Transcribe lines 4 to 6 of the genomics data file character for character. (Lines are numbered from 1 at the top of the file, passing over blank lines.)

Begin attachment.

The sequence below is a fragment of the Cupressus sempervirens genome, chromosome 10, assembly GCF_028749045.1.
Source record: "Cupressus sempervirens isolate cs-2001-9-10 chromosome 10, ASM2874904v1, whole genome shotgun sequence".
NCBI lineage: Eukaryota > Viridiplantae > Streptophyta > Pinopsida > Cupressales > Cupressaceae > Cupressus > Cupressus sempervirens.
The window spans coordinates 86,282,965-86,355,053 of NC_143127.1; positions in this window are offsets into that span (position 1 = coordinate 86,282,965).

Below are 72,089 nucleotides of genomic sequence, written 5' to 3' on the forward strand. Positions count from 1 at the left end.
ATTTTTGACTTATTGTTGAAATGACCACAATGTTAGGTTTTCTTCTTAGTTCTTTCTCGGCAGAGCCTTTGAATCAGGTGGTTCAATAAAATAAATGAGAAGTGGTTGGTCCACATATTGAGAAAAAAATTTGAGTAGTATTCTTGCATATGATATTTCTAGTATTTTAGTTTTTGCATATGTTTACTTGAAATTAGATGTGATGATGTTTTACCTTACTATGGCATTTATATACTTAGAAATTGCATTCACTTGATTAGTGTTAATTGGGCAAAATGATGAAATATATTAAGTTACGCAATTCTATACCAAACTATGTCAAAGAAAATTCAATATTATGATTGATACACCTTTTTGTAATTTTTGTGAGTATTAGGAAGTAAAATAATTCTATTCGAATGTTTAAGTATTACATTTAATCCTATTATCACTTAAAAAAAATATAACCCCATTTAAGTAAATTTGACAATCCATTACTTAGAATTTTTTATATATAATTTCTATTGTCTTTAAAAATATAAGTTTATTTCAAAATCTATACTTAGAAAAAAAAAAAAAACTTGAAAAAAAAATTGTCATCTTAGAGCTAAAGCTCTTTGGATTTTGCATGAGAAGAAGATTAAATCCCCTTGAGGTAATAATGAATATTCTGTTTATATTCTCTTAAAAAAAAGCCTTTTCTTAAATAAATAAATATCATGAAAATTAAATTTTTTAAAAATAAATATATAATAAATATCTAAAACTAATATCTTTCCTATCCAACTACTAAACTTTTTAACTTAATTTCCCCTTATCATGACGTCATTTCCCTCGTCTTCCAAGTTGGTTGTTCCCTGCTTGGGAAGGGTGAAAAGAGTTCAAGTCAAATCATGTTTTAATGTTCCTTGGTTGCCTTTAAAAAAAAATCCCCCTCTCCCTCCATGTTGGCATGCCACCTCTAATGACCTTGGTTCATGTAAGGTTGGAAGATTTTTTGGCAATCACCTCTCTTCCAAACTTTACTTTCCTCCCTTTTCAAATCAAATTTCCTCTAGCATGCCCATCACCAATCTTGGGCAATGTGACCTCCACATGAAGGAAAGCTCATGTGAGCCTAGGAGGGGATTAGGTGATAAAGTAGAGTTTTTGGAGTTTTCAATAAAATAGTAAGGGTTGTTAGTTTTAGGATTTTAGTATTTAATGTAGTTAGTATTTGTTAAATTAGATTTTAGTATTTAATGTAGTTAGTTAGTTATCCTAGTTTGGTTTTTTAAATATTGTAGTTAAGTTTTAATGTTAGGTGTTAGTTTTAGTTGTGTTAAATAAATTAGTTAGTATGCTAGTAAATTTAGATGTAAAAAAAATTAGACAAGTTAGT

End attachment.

The window spans coordinates 86,282,965-86,355,053 of NC_143127.1; positions in this window are offsets into that span (position 1 = coordinate 86,282,965).

Below are 72,089 nucleotides of genomic sequence, written 5' to 3' on the forward strand. Positions count from 1 at the left end.
ATTTTTGACTTATTGTTGAAATGACCACAATGTTAGGTTTTCTTCTTAGTTCTTTCTCGGCAGAGCCTTTGAATCAGGTGGTTCAATAAAATAAATGAGAAGTGGTTGGTCCACATATTGAGAAAAAAATTTGAGTAGTATTCTTGCATATGATATTTCTAGTATTTTAGTTTTTGCATATGTTTACTTGAAATTAGATGTGATGATGTTTTACCTTACTATGGCATTTATATACTTAGAAATTGCATTCACTTGATTAGTGTTAATTGGGCAAAATGATGAAATATATTAAGTTACGCAATTCTATACCAAACTATGTCAAAGAAAATTCAATATTATGATTGATACACCTTTTTGTAATTTTTGTGAGTATTAGGAAGTAAAATAATTCTATTCGAATGTTTAAGTATTACATTTAATCCTATTATCACTTAAAAAAAATATAACCCCATTTAAGTAAATTTGACAATCCATTACTTAGAATTTTTTATATATAATTTCTATTGTCTTTAAAAATATAAGTTTATTTCAAAATCTATACTTAGAAAAAAAAAAAAAACTTGAAAAAAAAATTGTCATCTTAGAGCTAAAGCTCTTTGGATTTTGCATGAGAAGAAGATTAAATCCCCTTGAGGTAATAATGAATATTCTGTTTATATTCTCTTAAAAAAAAGCCTTTTCTTAAATAAATAAATATCATGAAAATTAAATTTTTTAAAAATAAATATATAATAAATATCTAAAACTAATATCTTTCCTATCCAACTACTAAACTTTTTAACTTAATTTCCCCTTATCATGACGTCATTTCCCTCGTCTTCCAAGTTGGTTGTTCCCTGCTTGGGAAGGGTGAAAAGAGTTCAAGTCAAATCATGTTTTAATGTTCCTTGGTTGCCTTTAAAAAAAAATCCCCCTCTCCCTCCATGTTGGCATGCCACCTCTAATGACCTTGGTTCATGTAAGGTTGGAAGATTTTTTGGCAATCACCTCTCTTCCAAACTTTACTTTCCTCCCTTTTCAAATCAAATTTCCTCTAGCATGCCCATCACCAATCTTGGGCAATGTGACCTCCACATGAAGGAAAGCTCATGTGAGCCTAGGAGGGGATTAGGTGATAAAGTAGAGTTTTTGGAGTTTTCAATAAAATAGTAAGGGTTGTTAGTTTTAGGATTTTAGTATTTAATGTAGTTAGTATTTGTTAAATTAGATTTTAGTATTTAATGTAGTTAGTTAGTTATCCTAGTTTGGTTTTTTAAATATTGTAGTTAAGTTTTAATGTTAGGTGTTAGTTTTAGTTGTGTTAAATAAATTAGTTAGTATGCTAGTAAATTTAGATGTAAAAAAAATTAGACAAGTTAGT